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Water: News

Newsletter—January 2009

Recent Advisory News

fishing

FDA Draft Report Revises Recommended Fish Consumption Levels

Washington, D.C.—The FDA has issued a draft report revising its previous recommended consumption limits on fish for target groups such as women of childbearing age and children. The report emphasizes that the benefits of fish consumption may exceed the risks associated with mercury in fish and that the benefits are most pronounced atconsumption levels above twelve ounces per week. EPA and other federal agencies are currently reviewing the methodology used in the FDA report.  




Source: Washington Post  Exit EPA Disclaimer (DC), 12/12/2008, Chicago Tribune  Exit EPA Disclaimer (IL), 12/14/2008, Los Angeles Times  Exit EPA Disclaimer (CA), 12/22/2008

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Fish eating advisories are issued

Topeka, KS—The Kansas Department of Health and Environment (KDHE) and the Kansas Department of Wildlife and Parks (KDWP) will issue revised fish consumption advisories for 2009. The state recommends that no fish be consumed at four locations across the state due to contaminants which include PCBs, chlordane, lead and cadmium.

Source: The Capital-Journal (KS); 12/7/2008

New Model Predicts Hot Spots for Mercury in Fish

Raleigh, NC—Scientists at North Carolina State University have developed a model that predicts waterbodies which may have fish containing high mercury concentrations. The statistical model relies on variables which are positively associated with increased mercury levels, such as size and species or fish, pH and other factors to determine the mercury sensitivity. The model may represent a valuable decision-making tool for monitoring and assessment of mercury in fish tissue.

Source: ScienceDaily (MD); 12/2/2008

Delaware basin 'showing improvement, but still needs work'

Newark, DE—A recent report on the state of Delaware River Basin indicates that although water quality improvements have been made in recent years, fish consumption advisories are still in effect for over 4,000 miles of streams in the Delaware River Basin. Additionally, 80% of the streams in the basin had detectable amounts of pesticides such as atrazine and metachlor.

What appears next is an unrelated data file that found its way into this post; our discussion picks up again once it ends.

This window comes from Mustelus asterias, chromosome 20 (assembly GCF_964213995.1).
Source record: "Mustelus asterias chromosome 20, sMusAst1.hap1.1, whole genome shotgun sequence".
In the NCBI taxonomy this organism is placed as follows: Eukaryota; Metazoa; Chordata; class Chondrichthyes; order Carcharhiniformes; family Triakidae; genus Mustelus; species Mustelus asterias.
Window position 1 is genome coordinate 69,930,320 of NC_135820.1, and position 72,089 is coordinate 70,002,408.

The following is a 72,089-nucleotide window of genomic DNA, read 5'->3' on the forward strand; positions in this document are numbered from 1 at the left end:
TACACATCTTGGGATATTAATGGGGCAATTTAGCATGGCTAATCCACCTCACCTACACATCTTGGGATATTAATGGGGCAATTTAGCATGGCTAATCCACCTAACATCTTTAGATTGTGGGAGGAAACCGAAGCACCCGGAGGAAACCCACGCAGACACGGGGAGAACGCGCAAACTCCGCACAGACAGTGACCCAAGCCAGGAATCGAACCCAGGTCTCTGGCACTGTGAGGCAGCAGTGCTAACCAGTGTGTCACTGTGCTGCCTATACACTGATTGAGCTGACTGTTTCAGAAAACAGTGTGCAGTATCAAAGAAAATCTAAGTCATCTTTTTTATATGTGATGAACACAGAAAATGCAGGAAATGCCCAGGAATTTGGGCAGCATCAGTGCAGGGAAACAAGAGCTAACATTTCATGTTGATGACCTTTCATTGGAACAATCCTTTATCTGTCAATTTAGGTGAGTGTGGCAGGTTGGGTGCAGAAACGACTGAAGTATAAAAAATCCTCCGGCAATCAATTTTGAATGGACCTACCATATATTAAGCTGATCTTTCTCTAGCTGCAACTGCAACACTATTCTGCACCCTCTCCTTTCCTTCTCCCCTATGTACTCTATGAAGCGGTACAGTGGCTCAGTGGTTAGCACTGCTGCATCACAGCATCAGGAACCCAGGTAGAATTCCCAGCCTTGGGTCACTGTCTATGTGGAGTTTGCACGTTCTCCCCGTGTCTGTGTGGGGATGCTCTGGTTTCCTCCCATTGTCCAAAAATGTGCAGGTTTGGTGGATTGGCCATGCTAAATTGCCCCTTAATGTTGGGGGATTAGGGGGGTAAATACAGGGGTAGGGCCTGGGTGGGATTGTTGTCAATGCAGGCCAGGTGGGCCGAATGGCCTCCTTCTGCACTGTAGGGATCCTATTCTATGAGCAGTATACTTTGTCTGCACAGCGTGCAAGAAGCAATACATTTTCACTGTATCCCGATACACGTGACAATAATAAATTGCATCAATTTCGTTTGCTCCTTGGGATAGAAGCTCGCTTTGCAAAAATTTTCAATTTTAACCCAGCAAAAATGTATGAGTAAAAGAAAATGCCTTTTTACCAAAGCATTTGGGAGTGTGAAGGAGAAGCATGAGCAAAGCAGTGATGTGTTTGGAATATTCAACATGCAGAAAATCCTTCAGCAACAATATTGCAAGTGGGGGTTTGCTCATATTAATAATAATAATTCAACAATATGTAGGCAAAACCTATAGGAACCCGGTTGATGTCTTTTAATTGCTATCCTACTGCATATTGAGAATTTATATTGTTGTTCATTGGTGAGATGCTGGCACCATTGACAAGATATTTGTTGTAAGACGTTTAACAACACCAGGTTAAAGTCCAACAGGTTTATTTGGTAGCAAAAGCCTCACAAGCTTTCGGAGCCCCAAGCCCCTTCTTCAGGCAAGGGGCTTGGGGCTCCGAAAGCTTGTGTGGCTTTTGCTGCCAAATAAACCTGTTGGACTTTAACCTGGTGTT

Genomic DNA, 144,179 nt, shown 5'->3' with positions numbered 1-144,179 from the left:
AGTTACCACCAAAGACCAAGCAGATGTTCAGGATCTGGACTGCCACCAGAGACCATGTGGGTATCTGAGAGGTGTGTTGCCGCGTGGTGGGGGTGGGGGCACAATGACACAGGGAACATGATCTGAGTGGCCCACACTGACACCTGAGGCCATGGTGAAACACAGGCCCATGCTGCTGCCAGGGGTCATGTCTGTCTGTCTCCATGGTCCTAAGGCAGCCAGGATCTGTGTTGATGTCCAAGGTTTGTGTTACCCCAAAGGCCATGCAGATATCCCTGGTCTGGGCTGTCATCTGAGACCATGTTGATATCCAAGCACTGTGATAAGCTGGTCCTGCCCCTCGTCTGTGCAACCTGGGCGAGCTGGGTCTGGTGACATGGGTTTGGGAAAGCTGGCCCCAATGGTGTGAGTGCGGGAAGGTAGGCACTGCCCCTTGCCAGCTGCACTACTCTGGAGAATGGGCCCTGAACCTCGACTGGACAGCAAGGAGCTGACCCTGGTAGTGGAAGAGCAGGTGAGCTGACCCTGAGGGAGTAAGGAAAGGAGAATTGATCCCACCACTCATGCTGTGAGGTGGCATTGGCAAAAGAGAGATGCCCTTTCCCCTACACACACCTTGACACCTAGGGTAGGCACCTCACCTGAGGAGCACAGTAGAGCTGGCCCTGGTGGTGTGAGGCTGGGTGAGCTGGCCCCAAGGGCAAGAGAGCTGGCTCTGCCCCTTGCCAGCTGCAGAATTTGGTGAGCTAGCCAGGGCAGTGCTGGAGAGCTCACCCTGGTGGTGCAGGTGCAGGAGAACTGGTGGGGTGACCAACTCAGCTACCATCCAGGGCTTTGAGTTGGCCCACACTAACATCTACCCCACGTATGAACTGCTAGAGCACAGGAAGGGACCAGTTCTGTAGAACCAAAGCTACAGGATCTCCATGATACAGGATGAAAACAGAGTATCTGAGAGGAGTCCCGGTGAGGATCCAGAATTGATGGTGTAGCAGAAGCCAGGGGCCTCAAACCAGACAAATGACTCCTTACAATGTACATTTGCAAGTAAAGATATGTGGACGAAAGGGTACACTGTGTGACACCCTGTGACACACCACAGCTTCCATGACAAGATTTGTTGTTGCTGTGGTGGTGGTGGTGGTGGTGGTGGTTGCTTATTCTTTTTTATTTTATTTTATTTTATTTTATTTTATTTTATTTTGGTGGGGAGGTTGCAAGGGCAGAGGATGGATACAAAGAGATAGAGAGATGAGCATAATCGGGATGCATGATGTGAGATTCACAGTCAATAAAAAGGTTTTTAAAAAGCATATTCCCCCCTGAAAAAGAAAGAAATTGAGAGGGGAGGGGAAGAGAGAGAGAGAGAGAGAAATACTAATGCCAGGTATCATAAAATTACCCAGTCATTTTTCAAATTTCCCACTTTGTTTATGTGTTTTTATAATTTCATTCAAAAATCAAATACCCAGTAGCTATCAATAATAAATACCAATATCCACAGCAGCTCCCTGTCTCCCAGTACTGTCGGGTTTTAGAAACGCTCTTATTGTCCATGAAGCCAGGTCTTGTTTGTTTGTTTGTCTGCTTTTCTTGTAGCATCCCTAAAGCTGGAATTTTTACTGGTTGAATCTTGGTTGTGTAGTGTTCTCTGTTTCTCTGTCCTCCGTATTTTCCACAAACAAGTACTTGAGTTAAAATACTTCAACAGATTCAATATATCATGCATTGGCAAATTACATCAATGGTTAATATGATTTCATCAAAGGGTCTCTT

Source: UDaily (DE); 12/15/2008

Study says newest mercury most harmful to fish in Onondaga Lake

Syracuse, NY—A new study indicates that new sources of mercury may be more bioavailable than mercury which has previously entered a waterbody and settled. The availability of the mercury to accumulate in fish and other aquatic life decreases after the first year until it reaches equilibrium with previously deposited mercury approximately seven years after entering the waterbody.

Source: The Post-Standard (NY); 12/1/ 2008

New EPA grant to reduce mercury exposure from fish

The Vermont Department of Environmental Conservation has been awarded an EPA grant to fund an outreach campaign aimed at decreasing the exposure of ethnic and tribal communities to mercury. It is one of the grants totaling 380,000 dollars awarded New England programs which promote healthy communities through awareness and energy reduction efforts.

Source: The Rutland Herald (VT); 11/27/ 2008


Current Events

Methylmercury in Marine Ecosystems: Spatial Patterns and Processes of Production, Bioaccumulation, and Biomagnification

This article examines the large and local scale processes which drive methylmercury generation, bioaccumulation, and trophic transfer in marine ecosystems. The authors suggest that the spatial variations in methylmercury generation and bioaccumulation indicate that both proximity of sources to biotic receptors and biogeochemical processes are critical in bioaccumulation of methylmercury.

Chen C, Amirbahman A, Fisher N, Harding G, Lamborg C, Nacci D, Taylor D. Methylmercury in Marine Ecosystems: Spatial Patterns and Processes of Production, Bioaccumulation, and Biomagnification. Ecohealth. 2008 Nov 18. [Epub ahead of print]